groups : 2
        },
     
        // extensions to load
        // each key in the "extensions" hash is a npm module name
        extensions : {
            // luster-log-file extension example
            "luster-log-file" : {
                stdout : "/var/log/luster/app.stdout.log",
                stderr : "/var/log/luster/app.stderr.log"
            },
     
            // luster-guard extension example
            "luster-guard" : {
                include: [ '**/*.js' ],
                exclude: [ '**/node_modules/**' ]
            }
        },
     
        // if extensions' modules can't be resolved as related to
        // luster module or worker path, then absolute path
        // to the directory, which contains extensions modules
        // must be declared here:
        extensionsPath : "/usr/local/luster-extensions",
     
        // max time to wait for extensions initialization
        extensionsLoadTimeout : 10000,
     
        // if your app or used extensions extensively use luster
        // internal events then you can tweak internal event emitters
        // listeners number limit using following option.
        // default value is `100`, option must be a number else EventEmitter
        // throws an error on configuration.
        maxEventListeners : 100
    };

    Extensions

    List of extensions

    Extensions development

    Extensions is a simple Node.js module, which must export object with configure function, which will be called during master and worker configuration.

    Synchronous extension initialization:

    module.exports = {
        configure : function(config, clusterProcess) {
            // has `get` method:
            // var someProp = config.get('some.property.path', defaultValue);
            this.config = config;
     
            if (clusterProcess.isMaster) {
                this.initializeOnMaster(clusterProcess);
            } else {
                this.initializeOnWorker(clusterProcess);
            }
        }
    }

    Asynchronous extension initalization:

    module.exports = {
        initializeOnMaster : function(master, done) {
            // emulate async operation
            setTimeout(function() {
                // do something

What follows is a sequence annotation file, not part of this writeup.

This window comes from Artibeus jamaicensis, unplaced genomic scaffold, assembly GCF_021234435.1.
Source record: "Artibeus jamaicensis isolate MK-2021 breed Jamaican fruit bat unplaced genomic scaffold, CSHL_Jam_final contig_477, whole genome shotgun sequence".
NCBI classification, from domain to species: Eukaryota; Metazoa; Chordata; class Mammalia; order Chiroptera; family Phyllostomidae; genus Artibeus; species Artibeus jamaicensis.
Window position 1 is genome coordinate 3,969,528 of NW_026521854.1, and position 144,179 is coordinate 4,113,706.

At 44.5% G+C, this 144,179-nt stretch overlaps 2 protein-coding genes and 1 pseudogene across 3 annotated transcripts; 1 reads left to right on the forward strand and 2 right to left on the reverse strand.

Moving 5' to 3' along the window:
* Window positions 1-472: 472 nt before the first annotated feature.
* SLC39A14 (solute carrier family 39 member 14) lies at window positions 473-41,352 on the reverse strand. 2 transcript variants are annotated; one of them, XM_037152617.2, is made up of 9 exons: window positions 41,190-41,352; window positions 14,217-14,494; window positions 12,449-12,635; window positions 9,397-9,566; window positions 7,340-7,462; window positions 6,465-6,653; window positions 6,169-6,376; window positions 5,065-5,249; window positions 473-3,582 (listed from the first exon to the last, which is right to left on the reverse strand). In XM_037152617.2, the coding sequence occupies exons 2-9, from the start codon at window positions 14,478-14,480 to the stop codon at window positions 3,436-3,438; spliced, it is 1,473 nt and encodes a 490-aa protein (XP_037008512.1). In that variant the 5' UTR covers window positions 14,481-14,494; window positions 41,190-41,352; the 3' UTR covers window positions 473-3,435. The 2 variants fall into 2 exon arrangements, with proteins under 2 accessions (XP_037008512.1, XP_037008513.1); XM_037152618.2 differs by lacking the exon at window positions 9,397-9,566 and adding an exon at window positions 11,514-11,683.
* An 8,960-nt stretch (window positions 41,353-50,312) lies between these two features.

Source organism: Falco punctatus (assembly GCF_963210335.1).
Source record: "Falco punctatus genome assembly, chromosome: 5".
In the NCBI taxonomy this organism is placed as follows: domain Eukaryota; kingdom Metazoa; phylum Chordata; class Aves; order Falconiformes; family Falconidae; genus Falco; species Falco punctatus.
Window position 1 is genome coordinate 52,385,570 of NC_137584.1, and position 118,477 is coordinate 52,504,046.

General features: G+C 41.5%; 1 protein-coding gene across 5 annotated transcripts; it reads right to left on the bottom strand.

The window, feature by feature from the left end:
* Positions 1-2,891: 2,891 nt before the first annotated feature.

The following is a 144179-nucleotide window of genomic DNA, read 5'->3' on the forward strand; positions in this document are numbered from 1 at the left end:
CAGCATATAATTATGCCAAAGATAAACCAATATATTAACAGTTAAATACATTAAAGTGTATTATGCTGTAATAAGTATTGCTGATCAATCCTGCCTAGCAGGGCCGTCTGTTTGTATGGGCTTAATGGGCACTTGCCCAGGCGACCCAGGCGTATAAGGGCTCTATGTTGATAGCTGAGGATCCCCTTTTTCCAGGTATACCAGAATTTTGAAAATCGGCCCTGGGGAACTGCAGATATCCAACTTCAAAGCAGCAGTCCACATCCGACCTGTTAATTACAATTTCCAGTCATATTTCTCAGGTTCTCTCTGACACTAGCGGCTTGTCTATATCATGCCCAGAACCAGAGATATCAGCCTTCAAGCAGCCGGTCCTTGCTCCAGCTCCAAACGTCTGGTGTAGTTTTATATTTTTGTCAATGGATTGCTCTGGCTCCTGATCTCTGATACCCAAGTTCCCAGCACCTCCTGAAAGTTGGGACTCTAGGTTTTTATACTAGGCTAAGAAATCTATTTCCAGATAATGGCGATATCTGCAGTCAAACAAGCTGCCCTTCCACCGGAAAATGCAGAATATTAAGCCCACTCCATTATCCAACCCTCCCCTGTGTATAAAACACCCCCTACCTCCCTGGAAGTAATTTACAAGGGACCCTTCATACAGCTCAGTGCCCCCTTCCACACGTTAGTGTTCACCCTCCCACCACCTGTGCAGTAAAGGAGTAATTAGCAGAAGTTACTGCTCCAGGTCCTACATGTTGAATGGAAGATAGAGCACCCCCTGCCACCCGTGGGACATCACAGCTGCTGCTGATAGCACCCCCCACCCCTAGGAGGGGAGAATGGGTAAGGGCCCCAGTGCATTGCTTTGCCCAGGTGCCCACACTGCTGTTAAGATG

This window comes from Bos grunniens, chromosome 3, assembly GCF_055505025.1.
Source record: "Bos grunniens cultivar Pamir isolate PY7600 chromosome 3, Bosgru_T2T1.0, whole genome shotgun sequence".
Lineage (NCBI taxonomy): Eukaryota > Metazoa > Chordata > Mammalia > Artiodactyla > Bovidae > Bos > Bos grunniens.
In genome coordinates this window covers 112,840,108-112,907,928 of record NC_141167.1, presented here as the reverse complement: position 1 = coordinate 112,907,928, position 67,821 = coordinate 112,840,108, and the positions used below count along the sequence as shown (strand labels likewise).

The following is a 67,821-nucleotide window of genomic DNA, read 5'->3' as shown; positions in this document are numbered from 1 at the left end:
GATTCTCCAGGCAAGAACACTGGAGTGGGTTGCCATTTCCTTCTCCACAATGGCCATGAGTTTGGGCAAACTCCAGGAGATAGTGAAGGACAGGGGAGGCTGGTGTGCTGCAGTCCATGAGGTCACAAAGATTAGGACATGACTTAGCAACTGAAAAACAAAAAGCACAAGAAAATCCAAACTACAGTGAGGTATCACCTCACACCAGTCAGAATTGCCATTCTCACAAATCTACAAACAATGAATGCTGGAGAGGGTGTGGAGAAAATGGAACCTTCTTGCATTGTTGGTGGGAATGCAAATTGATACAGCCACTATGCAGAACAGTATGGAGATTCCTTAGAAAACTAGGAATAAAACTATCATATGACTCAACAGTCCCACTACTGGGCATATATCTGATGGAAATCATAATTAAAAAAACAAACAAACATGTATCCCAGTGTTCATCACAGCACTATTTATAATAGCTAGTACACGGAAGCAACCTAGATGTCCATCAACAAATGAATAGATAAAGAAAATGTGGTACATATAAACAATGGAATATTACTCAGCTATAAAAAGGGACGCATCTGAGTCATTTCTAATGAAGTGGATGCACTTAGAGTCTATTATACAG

done();
            }, 500);
        },
     
        initializeOnWorker : function(worker, done) {
            // emulate async operation
            setTimeout(function() {
                // do something
                done();
            }, 300);
        },
     
        configure : function(config, clusterProcess, done) {
            // has `get` method:
            // var someProp = config.get('some.property.path', defaultValue);
            this.config = config;
     
            if (clusterProcess.isMaster) {
                this.initializeOnMaster(clusterProcess, done);
            } else {
                this.initializeOnWorker(clusterProcess, done);
            }
        }
    }

    To enable asynchronous initalization of an extension, configure function must be declared with 3 or more arguments, where 3-rd argument is callback, which must be called by extensions when initialization has been finished. Callback accepts one optional argument: an error, if initalization failed.

    Debuggability

    If you are somehow lost in how master-worker interaction works, feel free to use NODE_DEBUG=luster:eex when launching your app. For example, you can check it within luster examples folder:

    cd examples/custom_master_and_ipc/
    NODE_DEBUG=luster:eex npm run start
    

    You will see the sequence of events both on master and workers, along with underlying IPC messages.

    Install

    npm i luster

    DownloadsWeekly Downloads

    45

    Version

    2.3.1

    License

    none

    Unpacked Size

    87.9 kB

    Total Files

    19

    Last publish

    Collaborators

    • flack
    • ilsotov
    • kolesnikovde
    • kvmamich
    • mcheshkov
    • slnpacifist
    • twilightfeel
    • varankinv